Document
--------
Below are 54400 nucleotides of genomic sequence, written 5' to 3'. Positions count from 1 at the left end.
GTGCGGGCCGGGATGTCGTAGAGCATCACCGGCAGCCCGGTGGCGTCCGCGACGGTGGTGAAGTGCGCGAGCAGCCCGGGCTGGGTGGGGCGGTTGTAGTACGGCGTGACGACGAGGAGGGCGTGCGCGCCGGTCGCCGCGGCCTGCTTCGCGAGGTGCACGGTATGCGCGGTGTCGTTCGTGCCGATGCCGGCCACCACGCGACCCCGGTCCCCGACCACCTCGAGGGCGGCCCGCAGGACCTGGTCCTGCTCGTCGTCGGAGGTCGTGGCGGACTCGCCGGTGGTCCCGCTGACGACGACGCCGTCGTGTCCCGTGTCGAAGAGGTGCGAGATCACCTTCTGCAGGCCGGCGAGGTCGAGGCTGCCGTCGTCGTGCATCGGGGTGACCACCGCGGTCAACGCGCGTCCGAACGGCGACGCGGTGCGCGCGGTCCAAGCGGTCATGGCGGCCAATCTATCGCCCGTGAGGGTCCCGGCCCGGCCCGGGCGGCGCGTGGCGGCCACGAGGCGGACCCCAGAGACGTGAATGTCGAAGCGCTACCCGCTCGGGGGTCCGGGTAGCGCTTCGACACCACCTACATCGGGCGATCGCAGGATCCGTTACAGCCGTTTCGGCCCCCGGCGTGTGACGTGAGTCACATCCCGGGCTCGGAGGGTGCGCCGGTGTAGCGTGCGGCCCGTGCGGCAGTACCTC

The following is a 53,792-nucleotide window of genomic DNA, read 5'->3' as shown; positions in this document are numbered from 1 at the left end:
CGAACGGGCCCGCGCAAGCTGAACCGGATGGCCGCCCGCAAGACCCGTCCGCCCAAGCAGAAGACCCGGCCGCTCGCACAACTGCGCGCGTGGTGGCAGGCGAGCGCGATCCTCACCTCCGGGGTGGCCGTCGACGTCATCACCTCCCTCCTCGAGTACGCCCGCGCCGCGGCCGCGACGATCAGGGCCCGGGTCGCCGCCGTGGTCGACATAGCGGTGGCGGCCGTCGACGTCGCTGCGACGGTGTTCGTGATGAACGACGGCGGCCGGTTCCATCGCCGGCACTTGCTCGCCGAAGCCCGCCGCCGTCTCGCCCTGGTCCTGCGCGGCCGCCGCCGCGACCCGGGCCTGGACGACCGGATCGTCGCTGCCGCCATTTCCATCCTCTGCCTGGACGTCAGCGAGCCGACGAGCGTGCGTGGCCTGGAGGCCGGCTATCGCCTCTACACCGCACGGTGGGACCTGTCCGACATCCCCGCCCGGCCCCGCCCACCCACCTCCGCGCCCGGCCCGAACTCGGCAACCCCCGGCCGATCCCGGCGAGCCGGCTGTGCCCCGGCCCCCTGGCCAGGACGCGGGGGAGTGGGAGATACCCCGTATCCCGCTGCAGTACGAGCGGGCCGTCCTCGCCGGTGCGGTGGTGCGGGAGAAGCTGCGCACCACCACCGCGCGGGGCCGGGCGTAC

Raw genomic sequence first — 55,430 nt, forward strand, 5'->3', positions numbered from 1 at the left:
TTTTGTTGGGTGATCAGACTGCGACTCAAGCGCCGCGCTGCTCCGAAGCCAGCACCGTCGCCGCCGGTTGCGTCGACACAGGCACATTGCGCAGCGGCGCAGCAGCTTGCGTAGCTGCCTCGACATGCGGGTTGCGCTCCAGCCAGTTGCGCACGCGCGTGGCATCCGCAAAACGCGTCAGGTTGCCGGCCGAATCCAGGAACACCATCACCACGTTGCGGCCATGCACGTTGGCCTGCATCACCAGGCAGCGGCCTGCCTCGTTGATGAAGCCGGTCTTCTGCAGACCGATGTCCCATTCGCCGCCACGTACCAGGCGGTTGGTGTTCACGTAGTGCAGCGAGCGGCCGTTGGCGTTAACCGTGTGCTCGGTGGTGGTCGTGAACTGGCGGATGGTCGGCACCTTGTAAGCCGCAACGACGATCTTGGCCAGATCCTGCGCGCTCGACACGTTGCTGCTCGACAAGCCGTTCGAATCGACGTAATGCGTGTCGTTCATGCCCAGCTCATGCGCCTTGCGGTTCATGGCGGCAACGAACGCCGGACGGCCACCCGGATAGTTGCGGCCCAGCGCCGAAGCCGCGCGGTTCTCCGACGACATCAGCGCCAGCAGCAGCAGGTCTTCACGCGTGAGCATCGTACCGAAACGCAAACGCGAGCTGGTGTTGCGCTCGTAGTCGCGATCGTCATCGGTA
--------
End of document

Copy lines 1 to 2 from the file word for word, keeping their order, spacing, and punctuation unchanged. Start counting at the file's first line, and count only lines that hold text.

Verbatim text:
Below are 54400 nucleotides of genomic sequence, written 5' to 3'. Positions count from 1 at the left end.
GTGCGGGCCGGGATGTCGTAGAGCATCACCGGCAGCCCGGTGGCGTCCGCGACGGTGGTGAAGTGCGCGAGCAGCCCGGGCTGGGTGGGGCGGTTGTAGTACGGCGTGACGACGAGGAGGGCGTGCGCGCCGGTCGCCGCGGCCTGCTTCGCGAGGTGCACGGTATGCGCGGTGTCGTTCGTGCCGATGCCGGCCACCACGCGACCCCGGTCCCCGACCACCTCGAGGGCGGCCCGCAGGACCTGGTCCTGCTCGTCGTCGGAGGTCGTGGCGGACTCGCCGGTGGTCCCGCTGACGACGACGCCGTCGTGTCCCGTGTCGAAGAGGTGCGAGATCACCTTCTGCAGGCCGGCGAGGTCGAGGCTGCCGTCGTCGTGCATCGGGGTGACCACCGCGGTCAACGCGCGTCCGAACGGCGACGCGGTGCGCGCGGTCCAAGCGGTCATGGCGGCCAATCTATCGCCCGTGAGGGTCCCGGCCCGGCCCGGGCGGCGCGTGGCGGCCACGAGGCGGACCCCAGAGACGTGAATGTCGAAGCGCTACCCGCTCGGGGGTCCGGGTAGCGCTTCGACACCACCTACATCGGGCGATCGCAGGATCCGTTACAGCCGTTTCGGCCCCCGGCGTGTGACGTGAGTCACATCCCGGGCTCGGAGGGTGCGCCGGTGTAGCGTGCGGCCCGTGCGGCAGTACCTC